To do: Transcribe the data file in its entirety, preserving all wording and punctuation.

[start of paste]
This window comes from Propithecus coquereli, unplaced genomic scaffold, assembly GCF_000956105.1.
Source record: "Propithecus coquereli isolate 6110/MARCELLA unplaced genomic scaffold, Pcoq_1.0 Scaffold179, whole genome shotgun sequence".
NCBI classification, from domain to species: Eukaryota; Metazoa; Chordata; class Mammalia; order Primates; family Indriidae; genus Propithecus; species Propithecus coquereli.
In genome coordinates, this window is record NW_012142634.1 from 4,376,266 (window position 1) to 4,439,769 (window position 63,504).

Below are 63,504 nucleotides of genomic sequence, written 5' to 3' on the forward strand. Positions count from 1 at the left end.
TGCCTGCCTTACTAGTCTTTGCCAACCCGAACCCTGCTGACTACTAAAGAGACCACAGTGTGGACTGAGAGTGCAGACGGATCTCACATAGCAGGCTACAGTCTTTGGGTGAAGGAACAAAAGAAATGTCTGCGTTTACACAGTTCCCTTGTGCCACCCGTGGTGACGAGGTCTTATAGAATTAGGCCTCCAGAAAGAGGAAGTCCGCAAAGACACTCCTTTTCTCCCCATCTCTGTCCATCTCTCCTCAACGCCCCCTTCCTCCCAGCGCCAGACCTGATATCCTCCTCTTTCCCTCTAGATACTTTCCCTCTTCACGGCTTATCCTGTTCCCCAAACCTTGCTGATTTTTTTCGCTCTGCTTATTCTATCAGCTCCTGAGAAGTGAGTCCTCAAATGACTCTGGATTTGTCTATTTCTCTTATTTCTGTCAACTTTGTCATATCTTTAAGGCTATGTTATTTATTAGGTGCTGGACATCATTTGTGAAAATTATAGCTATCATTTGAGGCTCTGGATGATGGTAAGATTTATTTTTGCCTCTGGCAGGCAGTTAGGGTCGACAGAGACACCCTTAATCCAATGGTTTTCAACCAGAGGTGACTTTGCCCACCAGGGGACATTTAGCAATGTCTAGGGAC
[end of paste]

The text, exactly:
This window comes from Propithecus coquereli, unplaced genomic scaffold, assembly GCF_000956105.1.
Source record: "Propithecus coquereli isolate 6110/MARCELLA unplaced genomic scaffold, Pcoq_1.0 Scaffold179, whole genome shotgun sequence".
NCBI classification, from domain to species: Eukaryota; Metazoa; Chordata; class Mammalia; order Primates; family Indriidae; genus Propithecus; species Propithecus coquereli.
In genome coordinates, this window is record NW_012142634.1 from 4,376,266 (window position 1) to 4,439,769 (window position 63,504).

Below are 63,504 nucleotides of genomic sequence, written 5' to 3' on the forward strand. Positions count from 1 at the left end.
TGCCTGCCTTACTAGTCTTTGCCAACCCGAACCCTGCTGACTACTAAAGAGACCACAGTGTGGACTGAGAGTGCAGACGGATCTCACATAGCAGGCTACAGTCTTTGGGTGAAGGAACAAAAGAAATGTCTGCGTTTACACAGTTCCCTTGTGCCACCCGTGGTGACGAGGTCTTATAGAATTAGGCCTCCAGAAAGAGGAAGTCCGCAAAGACACTCCTTTTCTCCCCATCTCTGTCCATCTCTCCTCAACGCCCCCTTCCTCCCAGCGCCAGACCTGATATCCTCCTCTTTCCCTCTAGATACTTTCCCTCTTCACGGCTTATCCTGTTCCCCAAACCTTGCTGATTTTTTTCGCTCTGCTTATTCTATCAGCTCCTGAGAAGTGAGTCCTCAAATGACTCTGGATTTGTCTATTTCTCTTATTTCTGTCAACTTTGTCATATCTTTAAGGCTATGTTATTTATTAGGTGCTGGACATCATTTGTGAAAATTATAGCTATCATTTGAGGCTCTGGATGATGGTAAGATTTATTTTTGCCTCTGGCAGGCAGTTAGGGTCGACAGAGACACCCTTAATCCAATGGTTTTCAACCAGAGGTGACTTTGCCCACCAGGGGACATTTAGCAATGTCTAGGGAC